NHS Digital Data Release Register - reformatted
University of Glasgow
Project 1 — DARS-NIC-72180-R2L5Y
Opt outs honoured: Yes - patient objections upheld (Section 251, Section 251 NHS Act 2006)
Sensitive: Sensitive, and Non Sensitive
When: 2018/10 — 2019/11.
Repeats: One-Off, Ongoing
Legal basis: Health and Social Care Act 2012 – s261(7)
- MRIS - Flagging Current Status Report
- MRIS - Cause of Death Report
- Hospital Episode Statistics Admitted Patient Care
- MRIS - Cohort Event Notification Report
Initial phase III clinical trials of febuxostat suggested that it may be associated with increased cardiovascular risk. Subsequent studies have not supported this risk and a definitive study to confirm or refute this safety concern is still required. The European Union (EU) Risk Management Plan (RMP) for febuxostat (Version 2.0; 19 February 2008) indicates that a post marketing study to evaluate cardiovascular effects of febuxostat is to be conducted as part of the Pharmacovigilance Plan. An outline synopsis of this study was presented as Annex 5 of the RMP. The FAST study is intended to fulfil this objective. It is a large safety study of febuxostat versus standard urate lowering therapy with allopurinol for chronic symptomatic hyperuricaemia. This study compares the relative cardiovascular safety of the two treatment strategies, and recruitment began in December 2011. Febuxostat is an effective treatment for gout. Aside from meeting the European Medicines Agency regulatory commitments, establishing that this drug is safe in patients who are at risk of cardiovascular disease is of clear benefit, offering an important alternative for managing this condition in a group of patients who are at risk of gout. Other aspects of drug safety are also assessed in the course of this trial by reporting of Serious Adverse Events through the pharmacovigilance process. Record linkage to national datasets of hospital admissions, deaths and cancer diagnoses is the primary method of identifying Serious Adverse Events and potential cardiovascular endpoints in the FAST study. Identification of all hospitalisations, deaths and diagnoses of cancer allows assessment of the safety of the study interventions, febuxostat and allopurinol. Record linkage output will only be used to identify Serious Adverse Events and study endpoints. The data will not be used for commercial purposes as this is an academic study involving university research groups. Record level data will only be received by the Robertson Centre for Biostatistics, University of Glasgow. Potential Serious Adverse Events will be identified there, and an anonymised report of these will be sent to the Medicines Monitoring Unit, University of Dundee, where they will be clinically reviewed by medical staff to identify potential endpoints and confirm Serious Adverse Events. This report will not include patient identifiable information, with participants only identified by study number. The study team at the University of Glasgow request further information about potential endpoint events from the healthcare services involved with the episode of care. This additional clinical information (which does not contain data from NHS Digital) is anonymised by the study team and submitted to a blinded endpoint committee for adjudication, allowing the robust identification of primary and secondary endpoints. Analysis of this data will determine the output of this study. The results of the FAST study will be disseminated through peer reviewed journals and scientific meetings. Other collaborating academic institutions will not be given access to record level data, but may be given aggregate data (with small numbers suppressed in line with the HES Analysis Guide) for further analysis. All study participants have given written informed consent for the study sponsor to access their electronic or other medical records. The study has been approved by Research Ethics Committee, the MHRA, The European Medicines Agency and local NHS R+D offices.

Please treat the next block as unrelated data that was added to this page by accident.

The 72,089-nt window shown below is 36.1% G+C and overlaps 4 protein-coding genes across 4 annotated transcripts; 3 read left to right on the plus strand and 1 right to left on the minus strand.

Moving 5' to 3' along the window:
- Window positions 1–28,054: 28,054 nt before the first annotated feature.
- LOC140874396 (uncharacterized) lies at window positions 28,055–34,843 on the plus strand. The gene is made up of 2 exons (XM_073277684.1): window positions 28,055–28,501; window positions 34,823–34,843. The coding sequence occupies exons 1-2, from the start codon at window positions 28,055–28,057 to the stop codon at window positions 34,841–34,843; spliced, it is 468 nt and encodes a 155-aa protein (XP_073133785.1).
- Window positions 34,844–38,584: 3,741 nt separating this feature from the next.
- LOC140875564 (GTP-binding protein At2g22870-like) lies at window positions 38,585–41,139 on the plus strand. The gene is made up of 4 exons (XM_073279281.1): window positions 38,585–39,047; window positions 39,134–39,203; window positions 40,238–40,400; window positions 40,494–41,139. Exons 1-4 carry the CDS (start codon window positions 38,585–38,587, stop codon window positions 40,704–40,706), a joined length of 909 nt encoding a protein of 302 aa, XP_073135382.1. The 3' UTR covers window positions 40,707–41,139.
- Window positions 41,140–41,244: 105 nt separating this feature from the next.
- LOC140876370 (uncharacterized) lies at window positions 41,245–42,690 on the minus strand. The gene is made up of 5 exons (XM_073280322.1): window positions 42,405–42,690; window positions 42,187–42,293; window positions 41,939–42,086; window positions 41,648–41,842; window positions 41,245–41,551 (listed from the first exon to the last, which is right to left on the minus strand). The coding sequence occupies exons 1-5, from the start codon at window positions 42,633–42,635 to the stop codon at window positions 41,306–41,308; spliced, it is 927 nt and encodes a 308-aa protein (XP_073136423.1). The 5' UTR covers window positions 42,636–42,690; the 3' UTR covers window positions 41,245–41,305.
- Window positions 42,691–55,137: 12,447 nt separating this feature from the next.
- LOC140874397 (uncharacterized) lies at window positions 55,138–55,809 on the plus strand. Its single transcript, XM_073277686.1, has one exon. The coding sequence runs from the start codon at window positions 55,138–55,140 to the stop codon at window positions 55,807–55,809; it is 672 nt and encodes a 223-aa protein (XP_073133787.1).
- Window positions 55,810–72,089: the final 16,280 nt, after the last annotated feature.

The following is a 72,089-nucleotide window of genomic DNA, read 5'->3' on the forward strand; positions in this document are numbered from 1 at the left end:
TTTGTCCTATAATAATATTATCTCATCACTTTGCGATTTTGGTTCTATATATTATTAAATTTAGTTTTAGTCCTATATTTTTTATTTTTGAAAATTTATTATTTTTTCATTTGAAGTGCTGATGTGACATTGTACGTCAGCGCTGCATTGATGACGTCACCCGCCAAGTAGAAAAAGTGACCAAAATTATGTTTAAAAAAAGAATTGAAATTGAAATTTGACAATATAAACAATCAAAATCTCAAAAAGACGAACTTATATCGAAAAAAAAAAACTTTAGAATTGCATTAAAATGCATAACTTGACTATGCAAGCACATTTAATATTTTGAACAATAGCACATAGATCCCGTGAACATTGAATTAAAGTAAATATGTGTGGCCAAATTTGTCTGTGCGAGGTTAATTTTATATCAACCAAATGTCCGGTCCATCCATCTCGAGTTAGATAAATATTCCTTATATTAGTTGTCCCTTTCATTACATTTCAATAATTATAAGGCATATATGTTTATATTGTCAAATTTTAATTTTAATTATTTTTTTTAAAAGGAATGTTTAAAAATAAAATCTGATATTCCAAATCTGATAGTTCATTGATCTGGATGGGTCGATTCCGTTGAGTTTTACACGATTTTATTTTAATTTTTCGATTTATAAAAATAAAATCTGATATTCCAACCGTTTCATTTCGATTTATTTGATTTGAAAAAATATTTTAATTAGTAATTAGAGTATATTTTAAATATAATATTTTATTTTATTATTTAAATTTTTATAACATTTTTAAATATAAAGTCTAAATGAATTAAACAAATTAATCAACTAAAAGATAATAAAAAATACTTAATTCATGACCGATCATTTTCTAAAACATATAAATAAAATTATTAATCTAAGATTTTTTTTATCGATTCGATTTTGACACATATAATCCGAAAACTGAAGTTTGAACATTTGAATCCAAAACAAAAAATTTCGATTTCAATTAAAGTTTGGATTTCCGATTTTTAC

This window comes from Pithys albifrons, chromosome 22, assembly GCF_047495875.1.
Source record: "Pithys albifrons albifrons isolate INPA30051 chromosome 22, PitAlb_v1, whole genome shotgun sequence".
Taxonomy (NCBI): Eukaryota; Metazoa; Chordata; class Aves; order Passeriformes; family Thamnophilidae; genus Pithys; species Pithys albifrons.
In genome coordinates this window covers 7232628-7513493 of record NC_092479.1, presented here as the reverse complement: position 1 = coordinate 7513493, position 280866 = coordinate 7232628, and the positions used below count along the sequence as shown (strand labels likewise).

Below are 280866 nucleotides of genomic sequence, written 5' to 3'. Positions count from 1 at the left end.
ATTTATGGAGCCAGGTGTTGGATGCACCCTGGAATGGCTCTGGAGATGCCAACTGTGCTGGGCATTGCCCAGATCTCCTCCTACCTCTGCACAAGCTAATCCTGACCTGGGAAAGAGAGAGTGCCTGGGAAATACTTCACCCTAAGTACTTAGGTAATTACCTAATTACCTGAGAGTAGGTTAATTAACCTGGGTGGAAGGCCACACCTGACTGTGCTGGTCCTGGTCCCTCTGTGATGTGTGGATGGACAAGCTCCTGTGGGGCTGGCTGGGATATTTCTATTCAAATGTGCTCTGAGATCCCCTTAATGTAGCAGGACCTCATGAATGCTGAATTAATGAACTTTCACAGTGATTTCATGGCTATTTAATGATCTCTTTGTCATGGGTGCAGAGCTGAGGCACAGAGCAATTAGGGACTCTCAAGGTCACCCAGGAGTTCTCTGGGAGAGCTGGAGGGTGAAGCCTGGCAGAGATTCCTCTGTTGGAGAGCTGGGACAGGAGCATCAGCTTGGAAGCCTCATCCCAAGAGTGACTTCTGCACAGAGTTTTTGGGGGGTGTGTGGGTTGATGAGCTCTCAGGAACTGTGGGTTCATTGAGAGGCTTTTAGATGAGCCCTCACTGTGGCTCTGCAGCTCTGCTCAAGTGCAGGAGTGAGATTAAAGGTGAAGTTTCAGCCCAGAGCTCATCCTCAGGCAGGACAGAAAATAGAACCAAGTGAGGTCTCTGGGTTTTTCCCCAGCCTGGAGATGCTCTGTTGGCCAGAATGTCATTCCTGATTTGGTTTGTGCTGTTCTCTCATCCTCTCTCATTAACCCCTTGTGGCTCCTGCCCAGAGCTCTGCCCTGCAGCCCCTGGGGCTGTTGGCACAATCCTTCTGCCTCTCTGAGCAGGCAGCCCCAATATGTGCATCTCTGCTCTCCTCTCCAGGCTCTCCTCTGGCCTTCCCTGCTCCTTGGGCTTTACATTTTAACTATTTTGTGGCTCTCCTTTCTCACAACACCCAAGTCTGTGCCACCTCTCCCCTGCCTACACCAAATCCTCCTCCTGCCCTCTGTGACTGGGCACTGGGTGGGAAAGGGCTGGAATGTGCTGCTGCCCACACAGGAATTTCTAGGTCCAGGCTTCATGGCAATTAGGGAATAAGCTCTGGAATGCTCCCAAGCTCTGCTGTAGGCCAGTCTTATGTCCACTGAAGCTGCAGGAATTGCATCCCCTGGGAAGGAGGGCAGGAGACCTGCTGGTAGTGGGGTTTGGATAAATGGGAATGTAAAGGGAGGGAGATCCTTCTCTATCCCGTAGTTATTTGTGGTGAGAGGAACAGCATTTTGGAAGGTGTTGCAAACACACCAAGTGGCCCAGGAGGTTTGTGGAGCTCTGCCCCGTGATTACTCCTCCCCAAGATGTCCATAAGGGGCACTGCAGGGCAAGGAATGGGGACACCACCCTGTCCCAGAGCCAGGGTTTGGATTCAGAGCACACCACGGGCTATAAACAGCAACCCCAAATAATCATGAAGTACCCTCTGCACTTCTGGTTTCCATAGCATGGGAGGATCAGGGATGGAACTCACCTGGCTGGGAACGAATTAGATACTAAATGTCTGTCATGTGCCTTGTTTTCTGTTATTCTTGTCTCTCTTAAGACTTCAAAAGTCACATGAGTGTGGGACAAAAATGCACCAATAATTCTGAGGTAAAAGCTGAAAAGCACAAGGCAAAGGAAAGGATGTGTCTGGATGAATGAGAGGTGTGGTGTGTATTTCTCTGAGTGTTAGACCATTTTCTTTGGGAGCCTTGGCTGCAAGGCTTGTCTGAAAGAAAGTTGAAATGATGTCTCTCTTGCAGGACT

This research will establish whether febuxostat is as safe as allopurinol with respect to cardiovascular outcomes (stroke, myocardial infarction and cardiovascular death). This study could result in changes to treatment guidelines in the way patients with gout are treated. The results will also inform regulators about the safety of different gout medications. Gout is the most common inflammatory arthritis, affecting around 2.5% of UK patients. It causes significant morbidity and impaired quality of life in patients. Benefits to patients Patients with gout often have reduced quality of life due to symptoms including pain and limitation of activities. Gout is a longterm condition and it is important to know which medications are safest for prevention of acute attacks of gout in patients. Benefits to the NHS Gout causes a significant cost burden on the NHS and costs are likely to increase further as the population ages. Results of the FAST study are expected to be available in 2020.